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Clamping Down on Tax Relief on Bribes : Policy Briefing

The UK government is under pressure to clamp down on tax relief on bribes paid overseas by UK multinationals, after provisions in the anti-terrorism bill, outlawing corrupt payments by UK companies to overseas officials came into force on February 14 2002, as part of the UK's compliance with the OECD Anti-bribery Convention.

Campaigners claim the Inland Revenue approach to tax relief is part of this lax approach to eradicating corruption and that its practices must also be updated. Transparency International, the anti-corruption campaign body, wants urgent action to stop the "clearly widespread" practice of tax relief being granted on overseas bribes.

But the Revenue claimed the "circumstances under which bribes might be allowed for tax purposes [under the existing law] are very tightly defined". They would qualify "only if they are revenue in character, made wholly and exclusively for the purposes of the trade and . . . if no part of the bribery whatsoever takes place in the UK".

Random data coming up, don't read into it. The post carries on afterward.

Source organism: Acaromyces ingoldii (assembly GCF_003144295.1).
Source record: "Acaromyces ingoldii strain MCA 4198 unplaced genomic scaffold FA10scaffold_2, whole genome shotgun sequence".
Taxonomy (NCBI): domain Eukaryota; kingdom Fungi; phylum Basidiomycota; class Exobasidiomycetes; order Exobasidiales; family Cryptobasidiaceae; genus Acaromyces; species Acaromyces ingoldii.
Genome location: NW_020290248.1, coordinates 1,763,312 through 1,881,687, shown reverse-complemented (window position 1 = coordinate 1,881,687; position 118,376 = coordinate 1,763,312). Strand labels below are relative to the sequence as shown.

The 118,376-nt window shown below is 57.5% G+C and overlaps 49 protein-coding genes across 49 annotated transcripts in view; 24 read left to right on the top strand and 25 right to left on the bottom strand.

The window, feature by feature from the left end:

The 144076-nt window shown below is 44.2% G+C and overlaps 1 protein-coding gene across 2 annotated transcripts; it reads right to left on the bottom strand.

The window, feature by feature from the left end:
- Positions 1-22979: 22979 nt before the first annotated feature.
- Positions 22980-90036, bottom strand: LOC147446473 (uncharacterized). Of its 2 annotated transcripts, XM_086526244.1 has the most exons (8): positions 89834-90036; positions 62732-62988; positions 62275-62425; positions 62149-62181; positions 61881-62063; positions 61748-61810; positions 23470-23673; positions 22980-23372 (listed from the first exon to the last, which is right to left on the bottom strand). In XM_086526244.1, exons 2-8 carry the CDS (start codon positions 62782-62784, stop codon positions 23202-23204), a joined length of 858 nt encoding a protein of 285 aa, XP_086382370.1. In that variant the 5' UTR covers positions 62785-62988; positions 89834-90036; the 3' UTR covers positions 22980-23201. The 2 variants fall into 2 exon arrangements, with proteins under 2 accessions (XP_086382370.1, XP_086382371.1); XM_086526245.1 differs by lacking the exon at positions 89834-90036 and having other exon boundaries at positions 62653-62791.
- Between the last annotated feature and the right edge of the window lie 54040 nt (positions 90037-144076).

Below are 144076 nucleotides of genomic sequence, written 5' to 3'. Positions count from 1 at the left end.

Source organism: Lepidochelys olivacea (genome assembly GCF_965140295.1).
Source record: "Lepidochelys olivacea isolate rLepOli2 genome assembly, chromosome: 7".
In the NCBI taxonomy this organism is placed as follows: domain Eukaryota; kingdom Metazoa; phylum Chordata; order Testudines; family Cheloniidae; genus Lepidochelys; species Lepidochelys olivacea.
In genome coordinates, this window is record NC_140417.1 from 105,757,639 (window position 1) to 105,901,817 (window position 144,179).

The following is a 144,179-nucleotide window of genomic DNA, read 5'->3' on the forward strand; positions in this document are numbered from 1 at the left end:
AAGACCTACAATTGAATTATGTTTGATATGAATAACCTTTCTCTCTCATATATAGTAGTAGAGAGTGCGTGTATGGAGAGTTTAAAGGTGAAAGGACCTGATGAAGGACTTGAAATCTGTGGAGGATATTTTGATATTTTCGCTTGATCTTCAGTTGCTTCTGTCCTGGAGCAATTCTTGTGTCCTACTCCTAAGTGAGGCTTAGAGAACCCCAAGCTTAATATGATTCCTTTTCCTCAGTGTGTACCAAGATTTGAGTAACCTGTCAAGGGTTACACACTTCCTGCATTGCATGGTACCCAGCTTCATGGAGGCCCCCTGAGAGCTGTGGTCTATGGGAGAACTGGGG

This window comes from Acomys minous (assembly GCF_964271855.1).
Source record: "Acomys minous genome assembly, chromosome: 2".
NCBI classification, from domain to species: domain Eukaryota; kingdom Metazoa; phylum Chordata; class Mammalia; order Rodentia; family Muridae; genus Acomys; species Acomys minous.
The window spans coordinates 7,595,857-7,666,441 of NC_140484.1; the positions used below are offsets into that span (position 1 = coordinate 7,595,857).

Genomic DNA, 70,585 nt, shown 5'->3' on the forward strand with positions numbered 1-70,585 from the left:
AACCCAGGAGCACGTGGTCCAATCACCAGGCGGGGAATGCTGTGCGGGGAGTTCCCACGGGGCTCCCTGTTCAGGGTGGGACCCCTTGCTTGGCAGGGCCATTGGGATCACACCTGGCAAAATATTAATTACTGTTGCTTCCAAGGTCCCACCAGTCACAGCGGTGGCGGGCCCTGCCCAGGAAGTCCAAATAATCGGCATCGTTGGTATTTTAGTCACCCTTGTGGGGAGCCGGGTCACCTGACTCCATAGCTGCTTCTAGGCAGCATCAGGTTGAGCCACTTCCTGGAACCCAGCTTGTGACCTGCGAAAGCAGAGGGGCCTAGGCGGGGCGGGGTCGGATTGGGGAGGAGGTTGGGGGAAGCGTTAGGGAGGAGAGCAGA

The Revenue said it would "consider whether any changes are necessary" to its guidelines to its inspectors. But it claimed it was "not aware of any evidence that UK taxpayers are paying bribes to foreign officials, nor is there any question of us allowing them to claim tax deductions for them".

However, Andrew Silberberg, a solicitor at Tite & Lewis, the law firm associated with accountants Ernst & Young, said the new corruption laws meant a "whole swathe of business practices left untouched will now be encompassed".

Another lawyer, who did not want to be named, claimed "huge amounts" were allowed to UK companies as tax relief on bribes.

The following lists all references contained in our database that are relevant to this briefing
 [] 'OECD Convention on Combating Bribery of Foreign Public Officials in International Business Transactions' by UNICORN [Source ID = 8545]


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